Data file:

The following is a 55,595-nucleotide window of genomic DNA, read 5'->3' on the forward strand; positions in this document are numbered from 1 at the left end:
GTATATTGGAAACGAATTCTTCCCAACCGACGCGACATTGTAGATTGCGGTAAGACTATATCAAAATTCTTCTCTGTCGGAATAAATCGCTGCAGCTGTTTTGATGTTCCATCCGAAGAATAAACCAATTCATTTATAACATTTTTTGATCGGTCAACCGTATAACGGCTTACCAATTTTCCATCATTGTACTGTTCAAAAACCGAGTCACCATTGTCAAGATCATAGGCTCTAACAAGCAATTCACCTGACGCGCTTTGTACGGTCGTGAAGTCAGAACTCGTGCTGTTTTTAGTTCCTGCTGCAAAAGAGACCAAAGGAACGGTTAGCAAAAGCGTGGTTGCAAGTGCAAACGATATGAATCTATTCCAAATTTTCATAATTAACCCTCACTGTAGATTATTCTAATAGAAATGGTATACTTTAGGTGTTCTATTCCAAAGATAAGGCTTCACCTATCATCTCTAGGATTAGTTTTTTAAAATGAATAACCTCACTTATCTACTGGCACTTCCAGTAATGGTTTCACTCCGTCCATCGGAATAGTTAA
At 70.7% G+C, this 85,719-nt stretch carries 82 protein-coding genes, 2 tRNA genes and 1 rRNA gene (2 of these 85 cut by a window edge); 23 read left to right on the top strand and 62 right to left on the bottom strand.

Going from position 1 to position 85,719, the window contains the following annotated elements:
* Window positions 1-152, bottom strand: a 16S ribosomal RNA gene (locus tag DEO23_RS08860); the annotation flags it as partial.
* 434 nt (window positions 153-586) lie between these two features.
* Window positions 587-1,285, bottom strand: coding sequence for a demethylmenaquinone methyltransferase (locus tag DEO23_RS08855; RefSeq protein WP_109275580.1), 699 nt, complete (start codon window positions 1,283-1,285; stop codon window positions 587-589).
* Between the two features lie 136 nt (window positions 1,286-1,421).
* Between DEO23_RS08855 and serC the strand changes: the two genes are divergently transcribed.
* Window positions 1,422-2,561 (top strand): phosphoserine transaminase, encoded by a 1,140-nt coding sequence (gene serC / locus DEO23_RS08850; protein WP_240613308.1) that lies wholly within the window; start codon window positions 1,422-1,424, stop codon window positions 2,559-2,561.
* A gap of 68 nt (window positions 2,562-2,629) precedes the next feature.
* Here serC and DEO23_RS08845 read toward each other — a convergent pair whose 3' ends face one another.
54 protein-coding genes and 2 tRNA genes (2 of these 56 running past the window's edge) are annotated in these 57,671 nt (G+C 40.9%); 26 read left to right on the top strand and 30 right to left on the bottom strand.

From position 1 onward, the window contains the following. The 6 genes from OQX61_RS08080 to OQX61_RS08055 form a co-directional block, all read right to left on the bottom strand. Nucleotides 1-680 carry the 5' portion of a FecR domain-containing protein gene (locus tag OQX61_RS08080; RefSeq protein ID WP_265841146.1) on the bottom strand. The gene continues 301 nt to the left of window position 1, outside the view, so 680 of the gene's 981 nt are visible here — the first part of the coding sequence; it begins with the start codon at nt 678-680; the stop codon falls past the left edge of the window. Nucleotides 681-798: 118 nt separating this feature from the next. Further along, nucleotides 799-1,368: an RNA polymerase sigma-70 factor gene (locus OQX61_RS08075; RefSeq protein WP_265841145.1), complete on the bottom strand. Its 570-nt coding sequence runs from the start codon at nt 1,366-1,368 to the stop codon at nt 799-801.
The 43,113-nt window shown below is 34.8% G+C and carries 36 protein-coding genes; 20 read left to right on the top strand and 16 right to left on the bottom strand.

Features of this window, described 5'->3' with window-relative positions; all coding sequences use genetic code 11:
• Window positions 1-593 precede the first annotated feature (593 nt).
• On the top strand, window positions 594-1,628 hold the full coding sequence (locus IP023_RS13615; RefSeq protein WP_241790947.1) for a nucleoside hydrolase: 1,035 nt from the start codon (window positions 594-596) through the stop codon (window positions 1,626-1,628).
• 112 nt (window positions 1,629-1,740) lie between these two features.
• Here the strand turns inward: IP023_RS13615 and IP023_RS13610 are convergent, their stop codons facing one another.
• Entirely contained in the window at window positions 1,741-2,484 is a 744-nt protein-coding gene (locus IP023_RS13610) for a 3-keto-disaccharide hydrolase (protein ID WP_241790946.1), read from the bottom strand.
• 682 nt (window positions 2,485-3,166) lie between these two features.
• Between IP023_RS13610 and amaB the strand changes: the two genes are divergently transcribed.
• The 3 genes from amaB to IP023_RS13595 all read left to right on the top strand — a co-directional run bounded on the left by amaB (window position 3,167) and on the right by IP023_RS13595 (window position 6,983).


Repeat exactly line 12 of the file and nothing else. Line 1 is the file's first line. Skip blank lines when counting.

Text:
* Here serC and DEO23_RS08845 read toward each other — a convergent pair whose 3' ends face one another.